Where to Eat & Drink in Harvard Square

By Scott Kearnan  |  June 17, 2014

View 12 Must-Try Harvard Square Restaurants in a larger map

Heading to Harvard Square? From newcomers to longtime staples, here are a dozen definite stops on any proper food crawl.

Alden & Harlow. It opened about four months ago, but chef Michael Scelfo's American subterranean eatery (pictured) of subway tile, farmhouse chic and shareable rustic American plates is still one of the hottest restaurants in the city. Definitely try the rotating draft cocktails (consistently killer) and the only-somewhat-secret "Secret Burger." It's listed on the menu, but you may still want to follow Scelfo on social media, since there are occasional hashtag hints about new variations. (40 Brattle St., Cambridge; 617-864-2100)

Beat Hotel. Live music, eccentric decor and an eclectic menu come together at this Cambridge cousin to The Beehive. As with that South End spot, the vibe is Franco-American and bohemian, a quirky hideaway for digging into unique brasserie fare (like heaped-high Earth Bowls of grains and veggies) amid gypsy-chic environs. (13 Brattle St., Cambridge; 617-499-0001)

Daedalus. A rare rooftop dining option in the area, and one of the 10 Hottest Around Boston, if you ask us. On a breezy night, soak up the fresh air, views of picturesque, ivy-covered university buildings, and maybe a few cocktails like the On the Bloom, a creative combination of vodka, Kahlua, and Coca-Cola on the rocks, topped with an Irish stout.  (45 Mount Auburn St., Cambridge; 617-349-0071)

Harvest. Some restaurants thump their proverbial chest - and wind up being big, expensive disappointments. Not Harvest, one of the area's most reliably excellent experiences under chef Mary Dumont. Tucked away down Brattle Street, its farm-to-fork philosophy was in place long before that became de rigueur. And the contemporary New England cuisine in classic, contemporary digs is the perfect combination of Harvard Square sophistication and modern allure. (44 Brattle St., Cambridge; 617-868-2255)

Henrietta’s Table. A recent renovation spruced the joint up a bit, but Henrietta's country-chic atmosphere still manages to capture the bucolic best of rural New England inside Harvard Square's Charles Hotel. The "fresh and honest" approach to food veers toward maple-smoked free-range duck breast, ale-braised lamb shank and Yankee pot roast.  (1 Bennett St., Cambridge; 617-661-5005)

Mr. Bartley’s. For more than 50 years, Bartley's has been the bar to which all other quirky  burger joints have been compared. The cash-only hole-in-the-wall doesn't look like anything special, but the menu is always full of unique offerings named in reference to local politics (the "Marty Walsh" boasts horseradish-chive cheddar cheese, coleslaw and Dijon) and pop-culture personalities. (Care for a "Mark Zuckerberg"? The "richest geek in America" gets a sandwich with Boursin cheese and bacon). There's rarely a dud in the bunch, and you can see how it compares to some other area patty purveyors by checking out our Harvard Square Burger Smackdown. (1246 Massachusetts Ave., Cambridge; 617-354-6559)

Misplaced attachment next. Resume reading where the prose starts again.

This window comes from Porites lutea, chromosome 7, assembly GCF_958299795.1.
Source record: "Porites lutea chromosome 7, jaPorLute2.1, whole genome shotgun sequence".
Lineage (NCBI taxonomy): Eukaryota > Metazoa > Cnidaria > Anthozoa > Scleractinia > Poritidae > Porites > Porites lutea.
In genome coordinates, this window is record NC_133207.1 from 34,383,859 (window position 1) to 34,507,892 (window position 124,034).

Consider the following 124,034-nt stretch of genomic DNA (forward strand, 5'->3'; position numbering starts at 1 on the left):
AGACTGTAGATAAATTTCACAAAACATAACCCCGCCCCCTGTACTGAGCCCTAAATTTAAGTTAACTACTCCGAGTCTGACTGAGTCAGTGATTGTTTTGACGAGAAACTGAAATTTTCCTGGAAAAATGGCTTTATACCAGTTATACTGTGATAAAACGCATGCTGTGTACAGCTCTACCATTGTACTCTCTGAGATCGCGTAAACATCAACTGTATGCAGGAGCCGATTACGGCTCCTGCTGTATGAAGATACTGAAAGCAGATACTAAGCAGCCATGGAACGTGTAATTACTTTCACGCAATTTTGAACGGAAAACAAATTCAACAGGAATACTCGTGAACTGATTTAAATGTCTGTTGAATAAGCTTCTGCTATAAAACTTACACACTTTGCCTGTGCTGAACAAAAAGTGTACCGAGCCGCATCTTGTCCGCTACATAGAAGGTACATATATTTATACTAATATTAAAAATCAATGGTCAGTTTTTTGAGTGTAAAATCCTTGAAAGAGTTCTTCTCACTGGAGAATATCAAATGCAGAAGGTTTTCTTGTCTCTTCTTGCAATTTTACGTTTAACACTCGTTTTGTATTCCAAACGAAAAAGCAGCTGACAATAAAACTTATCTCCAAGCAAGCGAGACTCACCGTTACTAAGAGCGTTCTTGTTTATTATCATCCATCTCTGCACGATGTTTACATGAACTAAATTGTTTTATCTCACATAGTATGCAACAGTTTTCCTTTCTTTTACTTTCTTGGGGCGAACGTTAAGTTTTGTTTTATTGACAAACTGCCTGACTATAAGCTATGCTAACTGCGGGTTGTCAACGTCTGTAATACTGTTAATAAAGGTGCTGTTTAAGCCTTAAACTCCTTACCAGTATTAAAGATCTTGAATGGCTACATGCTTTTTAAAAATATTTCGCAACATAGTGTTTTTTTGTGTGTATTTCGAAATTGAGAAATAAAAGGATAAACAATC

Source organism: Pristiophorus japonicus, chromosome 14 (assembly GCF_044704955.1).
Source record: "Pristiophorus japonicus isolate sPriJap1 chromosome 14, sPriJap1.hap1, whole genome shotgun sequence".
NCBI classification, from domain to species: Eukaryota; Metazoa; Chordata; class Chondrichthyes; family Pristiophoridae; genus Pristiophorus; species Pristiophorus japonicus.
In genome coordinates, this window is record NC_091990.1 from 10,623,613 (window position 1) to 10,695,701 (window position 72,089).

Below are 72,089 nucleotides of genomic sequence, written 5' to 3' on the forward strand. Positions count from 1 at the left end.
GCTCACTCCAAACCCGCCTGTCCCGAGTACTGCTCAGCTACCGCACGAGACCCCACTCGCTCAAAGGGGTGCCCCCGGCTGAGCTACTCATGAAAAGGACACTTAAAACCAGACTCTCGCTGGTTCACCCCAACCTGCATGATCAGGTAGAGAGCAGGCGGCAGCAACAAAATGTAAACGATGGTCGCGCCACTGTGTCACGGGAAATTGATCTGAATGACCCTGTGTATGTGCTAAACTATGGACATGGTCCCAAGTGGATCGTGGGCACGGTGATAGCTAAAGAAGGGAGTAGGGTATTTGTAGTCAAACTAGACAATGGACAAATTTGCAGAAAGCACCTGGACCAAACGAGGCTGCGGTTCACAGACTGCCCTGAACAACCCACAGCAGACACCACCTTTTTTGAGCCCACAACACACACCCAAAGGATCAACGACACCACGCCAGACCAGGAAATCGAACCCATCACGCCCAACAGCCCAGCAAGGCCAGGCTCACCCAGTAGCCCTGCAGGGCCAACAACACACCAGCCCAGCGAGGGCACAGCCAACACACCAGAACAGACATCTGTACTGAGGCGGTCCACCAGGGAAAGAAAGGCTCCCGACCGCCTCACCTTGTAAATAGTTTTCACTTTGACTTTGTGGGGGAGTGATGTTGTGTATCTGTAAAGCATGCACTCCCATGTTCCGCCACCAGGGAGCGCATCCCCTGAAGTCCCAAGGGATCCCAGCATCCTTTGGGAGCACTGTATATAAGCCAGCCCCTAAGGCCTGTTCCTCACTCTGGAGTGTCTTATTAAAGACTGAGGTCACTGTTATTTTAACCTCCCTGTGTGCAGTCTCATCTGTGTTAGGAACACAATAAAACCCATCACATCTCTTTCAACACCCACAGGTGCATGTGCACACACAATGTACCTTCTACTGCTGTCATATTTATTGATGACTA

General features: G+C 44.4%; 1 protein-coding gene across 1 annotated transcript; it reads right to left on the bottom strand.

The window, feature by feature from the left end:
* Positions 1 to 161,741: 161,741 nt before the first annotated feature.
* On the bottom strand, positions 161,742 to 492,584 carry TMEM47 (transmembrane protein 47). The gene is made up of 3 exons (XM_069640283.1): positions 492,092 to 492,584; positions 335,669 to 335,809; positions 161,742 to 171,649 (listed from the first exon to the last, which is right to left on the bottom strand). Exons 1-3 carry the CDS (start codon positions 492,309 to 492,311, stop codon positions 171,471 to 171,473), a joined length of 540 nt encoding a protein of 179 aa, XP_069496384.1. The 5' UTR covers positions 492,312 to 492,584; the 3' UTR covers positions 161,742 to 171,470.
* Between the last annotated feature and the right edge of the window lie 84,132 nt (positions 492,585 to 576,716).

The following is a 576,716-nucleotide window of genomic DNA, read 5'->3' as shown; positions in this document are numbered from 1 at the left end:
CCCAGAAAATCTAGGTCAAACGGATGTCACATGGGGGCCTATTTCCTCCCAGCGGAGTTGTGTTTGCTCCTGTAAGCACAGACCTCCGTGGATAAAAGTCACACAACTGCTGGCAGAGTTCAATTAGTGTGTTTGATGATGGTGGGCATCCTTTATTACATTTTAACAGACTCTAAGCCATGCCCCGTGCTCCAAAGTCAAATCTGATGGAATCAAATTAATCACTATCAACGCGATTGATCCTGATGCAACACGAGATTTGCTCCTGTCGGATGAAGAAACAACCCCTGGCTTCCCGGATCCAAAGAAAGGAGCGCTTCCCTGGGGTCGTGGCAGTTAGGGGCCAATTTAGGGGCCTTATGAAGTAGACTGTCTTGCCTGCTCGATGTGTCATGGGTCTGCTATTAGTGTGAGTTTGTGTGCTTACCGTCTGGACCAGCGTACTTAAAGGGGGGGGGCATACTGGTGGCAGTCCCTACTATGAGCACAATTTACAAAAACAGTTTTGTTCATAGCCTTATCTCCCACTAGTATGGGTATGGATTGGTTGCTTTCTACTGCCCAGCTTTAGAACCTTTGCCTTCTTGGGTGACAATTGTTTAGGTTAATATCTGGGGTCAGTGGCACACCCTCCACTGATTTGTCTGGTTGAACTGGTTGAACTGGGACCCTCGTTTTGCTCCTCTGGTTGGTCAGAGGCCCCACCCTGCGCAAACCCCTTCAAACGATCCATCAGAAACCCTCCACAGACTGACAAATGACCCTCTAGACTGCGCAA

Nubar. An inconspicuous gem tucked away in the Sheraton Commander Hotel, this dim and cozy New American restaurant is a hidden secret worth discovering. You won't find lines or high prices, just thoughtfully prepared plates and cocktails in a chic but unostentatious setting. It's worth the quick walk beyond the immediate Square. (16 Garden St., Cambridge; 617-234-1365) 

PARK Restaurant. It looks like a gentleman's parlor (a den with low ceilings, bookcases filled with leather bound tomes) with midpriced plates that are slight reimaginings of classic comfort food. Take the weekly changing Meat Pie of the Day, inventively prepared Bacon 3-Way and indulgent Patty Melt, a griddled burger on rye with spicy onions and American cheese. (59 John F. Kennedy St., Cambridge; 617-491-9851)  

Rialto. Star chef Jody Adams has been turning out impeccable Italian at this Harvard Square institution for 20 years. Each menu update visits a different region of the boot, but all capture a similarly sophisticated balance between the classic and contemporary, the surprising and the civilized. It's worth checking out the regular cooking classes, among other special events that give guests a chance to get more up close and personal with one of Boston's best toques. (1 Bennett St., Cambridge; 617-661-5050)

Russell House Tavern. This glossy gastropub is a fine spot to unwind with a creative cocktail or craft beer at the upstairs bar, or hunker down for chef Tom Borgia's upscale tavern fare, which includes an ample amount of small plates (like housemade terrine, torchon of foie gras and smoked lamb-belly meatballs) and hearty but elegantly presented entrees. (14 John F. Kennedy St., Cambridge; 617-500-3055) 

Shake Shack. The suburb of Newton was our first local outpost of the NYC-born burger chain, which has earned a cultlike following over the last few years. Then in January a Harvard Square spot began flipping the fabulous fast-casual patties. We love our locally raised burger guys like Tasty Burger, a small Boston chain that keeps its Harvard location open until 4 AM. But this import stands out thanks to quality ingredients (like Pat Lefrieda beef) and nods to local color: the Crimson Red Velvet Concrete nods to Harvard's school colors, and the cake is made at Boston's South End Buttery. (92 Winthrop St., Cambridge; 617-758-8495) 

The Sinclair. A rock club that doubles as a restaurant. (Or is it a restaurant that doubles as a rock club?) Originally opened under the culinary direction of star chef Michael Schlow, The Sinclair is now grooving along with recently appointed exec chef Matthew Cunningham, who offers up a cool array of comfort-food twists like Buffalo cauliflower, chorizo gravy-covered tater tots and fried pickles with jalapeño remoulade. (52 Church St., Cambridge; 617-547-5200)